He views the US economy as the most promising in the short term, since it is set for a “more aggressive recovery” that will see activity bounce back to pre-pandemic levels by the beginning to middle of 2021. “Everybody went down together but not everybody is likely to rise together,” says Jacobsen.
China will be the first to get back to pre-Covid levels of economic activity, likely before the end of 2020, he predicts. Meanwhile, he says the Eurozone and the UK are likely to take longer, with the recovery stretching out to the end of 2021.
He adds that American value investors may see greater returns from investing in European stocks if the dollar continues to weaken.
As for sectors within traditional value stocks that could benefit, investment managers at Walter Scott, a BNY Mellon subsidiary, have tipped oil and gas as a sector to watch as transport gets going and more people drive to work and start to fly again.
Oil and gas equities have lagged markedly of late, generating the weakest returns of any sector in the S&P 500 in 2019, as climate change weighed more heavily on investors.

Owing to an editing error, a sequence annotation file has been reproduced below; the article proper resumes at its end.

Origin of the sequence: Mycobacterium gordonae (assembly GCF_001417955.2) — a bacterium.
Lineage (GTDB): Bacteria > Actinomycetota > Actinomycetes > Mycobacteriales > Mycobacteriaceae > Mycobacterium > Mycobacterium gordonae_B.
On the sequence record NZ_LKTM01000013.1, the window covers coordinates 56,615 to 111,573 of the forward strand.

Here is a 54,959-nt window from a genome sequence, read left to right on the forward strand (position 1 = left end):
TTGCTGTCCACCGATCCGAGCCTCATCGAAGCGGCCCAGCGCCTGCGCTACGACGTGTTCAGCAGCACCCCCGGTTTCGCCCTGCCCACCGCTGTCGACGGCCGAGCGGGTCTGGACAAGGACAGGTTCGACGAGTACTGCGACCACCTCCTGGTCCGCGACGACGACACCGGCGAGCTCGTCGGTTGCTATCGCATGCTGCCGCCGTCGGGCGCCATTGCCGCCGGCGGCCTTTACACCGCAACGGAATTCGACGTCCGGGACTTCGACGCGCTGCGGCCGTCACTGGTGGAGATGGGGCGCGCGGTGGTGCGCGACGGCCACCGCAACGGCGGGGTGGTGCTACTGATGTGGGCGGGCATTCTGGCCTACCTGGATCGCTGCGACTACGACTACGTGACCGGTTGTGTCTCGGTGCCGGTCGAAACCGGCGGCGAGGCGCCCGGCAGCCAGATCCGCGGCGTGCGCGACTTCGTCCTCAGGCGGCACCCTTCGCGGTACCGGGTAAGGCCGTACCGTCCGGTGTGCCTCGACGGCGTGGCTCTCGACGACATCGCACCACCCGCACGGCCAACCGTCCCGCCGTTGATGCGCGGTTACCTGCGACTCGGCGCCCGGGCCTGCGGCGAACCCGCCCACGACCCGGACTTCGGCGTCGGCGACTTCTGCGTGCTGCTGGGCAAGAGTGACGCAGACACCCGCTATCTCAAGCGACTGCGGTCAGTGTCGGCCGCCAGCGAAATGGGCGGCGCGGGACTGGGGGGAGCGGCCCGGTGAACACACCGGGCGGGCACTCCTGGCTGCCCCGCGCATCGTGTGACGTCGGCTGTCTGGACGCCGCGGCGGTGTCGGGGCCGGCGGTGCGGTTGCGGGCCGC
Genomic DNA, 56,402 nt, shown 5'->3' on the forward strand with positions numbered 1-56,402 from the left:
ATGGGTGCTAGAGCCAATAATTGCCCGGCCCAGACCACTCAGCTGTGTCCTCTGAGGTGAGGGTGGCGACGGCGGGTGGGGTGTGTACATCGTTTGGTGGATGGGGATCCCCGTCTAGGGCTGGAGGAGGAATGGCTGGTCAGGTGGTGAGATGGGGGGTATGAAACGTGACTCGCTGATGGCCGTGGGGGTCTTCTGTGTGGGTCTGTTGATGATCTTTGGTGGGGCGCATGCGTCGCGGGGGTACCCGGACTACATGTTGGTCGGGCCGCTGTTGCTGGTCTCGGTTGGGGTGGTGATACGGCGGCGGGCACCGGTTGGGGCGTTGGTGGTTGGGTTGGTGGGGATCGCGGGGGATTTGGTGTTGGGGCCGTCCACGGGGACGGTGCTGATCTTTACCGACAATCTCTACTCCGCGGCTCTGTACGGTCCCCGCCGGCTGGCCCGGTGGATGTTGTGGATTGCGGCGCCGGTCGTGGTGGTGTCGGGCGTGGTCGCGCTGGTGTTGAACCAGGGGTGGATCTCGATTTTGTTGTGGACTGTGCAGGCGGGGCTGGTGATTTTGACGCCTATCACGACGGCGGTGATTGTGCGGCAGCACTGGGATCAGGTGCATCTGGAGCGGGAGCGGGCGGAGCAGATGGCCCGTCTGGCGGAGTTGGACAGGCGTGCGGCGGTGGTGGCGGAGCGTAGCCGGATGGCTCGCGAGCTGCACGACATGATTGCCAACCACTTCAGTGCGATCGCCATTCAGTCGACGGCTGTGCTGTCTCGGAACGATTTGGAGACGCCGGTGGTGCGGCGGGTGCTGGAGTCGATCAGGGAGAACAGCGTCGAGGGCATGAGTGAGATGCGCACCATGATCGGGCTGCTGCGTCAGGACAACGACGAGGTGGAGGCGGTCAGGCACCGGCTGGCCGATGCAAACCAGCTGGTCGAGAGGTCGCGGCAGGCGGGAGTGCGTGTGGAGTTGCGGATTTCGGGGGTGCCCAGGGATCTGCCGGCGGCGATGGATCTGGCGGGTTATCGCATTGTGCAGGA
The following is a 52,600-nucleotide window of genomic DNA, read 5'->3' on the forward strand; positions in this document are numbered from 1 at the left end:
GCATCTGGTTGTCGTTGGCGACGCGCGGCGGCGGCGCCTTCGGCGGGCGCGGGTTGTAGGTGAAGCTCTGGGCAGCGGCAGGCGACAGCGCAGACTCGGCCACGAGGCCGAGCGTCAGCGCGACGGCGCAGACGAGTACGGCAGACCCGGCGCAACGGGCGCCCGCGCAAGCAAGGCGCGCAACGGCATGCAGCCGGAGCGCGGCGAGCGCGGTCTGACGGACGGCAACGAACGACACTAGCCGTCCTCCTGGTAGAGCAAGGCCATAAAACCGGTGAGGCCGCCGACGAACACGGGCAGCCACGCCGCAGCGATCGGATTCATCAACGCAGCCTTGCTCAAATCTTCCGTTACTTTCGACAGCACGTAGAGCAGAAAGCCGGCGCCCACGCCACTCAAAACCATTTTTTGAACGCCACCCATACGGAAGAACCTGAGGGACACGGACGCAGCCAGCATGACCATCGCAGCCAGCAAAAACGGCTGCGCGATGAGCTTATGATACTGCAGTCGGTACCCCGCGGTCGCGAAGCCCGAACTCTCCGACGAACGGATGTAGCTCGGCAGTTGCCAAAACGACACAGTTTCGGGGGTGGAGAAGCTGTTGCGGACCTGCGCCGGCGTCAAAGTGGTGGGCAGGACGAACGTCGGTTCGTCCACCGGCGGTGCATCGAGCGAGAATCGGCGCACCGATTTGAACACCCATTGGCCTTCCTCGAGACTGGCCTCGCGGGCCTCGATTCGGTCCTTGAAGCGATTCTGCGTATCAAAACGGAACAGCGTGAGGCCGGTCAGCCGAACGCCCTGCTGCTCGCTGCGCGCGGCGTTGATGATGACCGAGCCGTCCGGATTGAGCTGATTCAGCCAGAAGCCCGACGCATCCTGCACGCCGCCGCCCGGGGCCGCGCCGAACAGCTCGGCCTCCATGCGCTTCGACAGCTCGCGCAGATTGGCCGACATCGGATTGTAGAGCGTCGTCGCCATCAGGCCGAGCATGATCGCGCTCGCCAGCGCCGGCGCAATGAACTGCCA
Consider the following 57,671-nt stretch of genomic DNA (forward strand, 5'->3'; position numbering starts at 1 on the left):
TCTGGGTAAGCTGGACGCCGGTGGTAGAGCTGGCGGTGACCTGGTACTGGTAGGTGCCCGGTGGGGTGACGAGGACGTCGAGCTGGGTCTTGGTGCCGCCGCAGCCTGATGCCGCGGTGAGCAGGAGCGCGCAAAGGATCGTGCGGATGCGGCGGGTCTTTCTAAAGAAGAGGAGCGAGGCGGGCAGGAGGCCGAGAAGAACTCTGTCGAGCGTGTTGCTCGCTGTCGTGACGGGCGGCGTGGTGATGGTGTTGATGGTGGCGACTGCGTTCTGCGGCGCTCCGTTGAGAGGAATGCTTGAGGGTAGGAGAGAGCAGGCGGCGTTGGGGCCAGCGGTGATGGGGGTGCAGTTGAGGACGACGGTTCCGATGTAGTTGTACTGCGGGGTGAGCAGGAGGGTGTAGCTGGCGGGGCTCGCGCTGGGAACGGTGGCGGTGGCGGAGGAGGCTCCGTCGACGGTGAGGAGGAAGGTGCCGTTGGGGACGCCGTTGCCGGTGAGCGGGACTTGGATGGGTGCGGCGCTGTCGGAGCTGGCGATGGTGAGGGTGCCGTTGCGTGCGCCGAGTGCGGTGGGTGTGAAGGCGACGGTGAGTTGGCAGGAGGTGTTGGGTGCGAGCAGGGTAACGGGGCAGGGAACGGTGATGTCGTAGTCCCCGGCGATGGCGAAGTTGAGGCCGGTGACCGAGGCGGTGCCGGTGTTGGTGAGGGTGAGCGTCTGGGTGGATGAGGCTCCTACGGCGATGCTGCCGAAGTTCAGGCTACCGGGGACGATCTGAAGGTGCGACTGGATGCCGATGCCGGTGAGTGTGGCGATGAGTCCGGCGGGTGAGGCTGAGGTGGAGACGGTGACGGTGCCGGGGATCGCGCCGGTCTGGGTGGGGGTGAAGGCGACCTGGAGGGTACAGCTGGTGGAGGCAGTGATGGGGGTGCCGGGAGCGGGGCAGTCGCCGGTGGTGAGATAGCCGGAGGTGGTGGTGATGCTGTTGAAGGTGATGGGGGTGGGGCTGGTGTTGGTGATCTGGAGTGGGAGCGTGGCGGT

Dominic Wallington, head of the European Equity team at RBC Global Asset Management, argues that although in the short term, an economic recovery may boost value stocks since “a rising tide lifts all boats”, it is “not sufficient” for the defenders of value investing to blame its poor performance on the lack of underlying economic growth in recent years.
Slow economic growth is “one of those metrics that people grab because they're looking for a kind of macro explanation for what's going on,” he says.
According to Wallington, the “master narrative” at play is technology. “The economic value of many of these companies that are labelled as value companies has been collapsing, and therefore the value that appears to exist is a mirage.”
He gives the example of traditional retail companies, that are “really facing a stark period of time” if they are not supple enough to embrace technology. Those that are? “Online clothing retailer Asos is talking about growth of 17 to 19 per cent for the year against a retail landscape that is collapsing,” he notes.
Wallington compares it to the transport boom created by railways in the 19th century, where technology is pushing things forward for commerce generally. “It’s not just about tech, it's about the impact of tech,” says Wallington.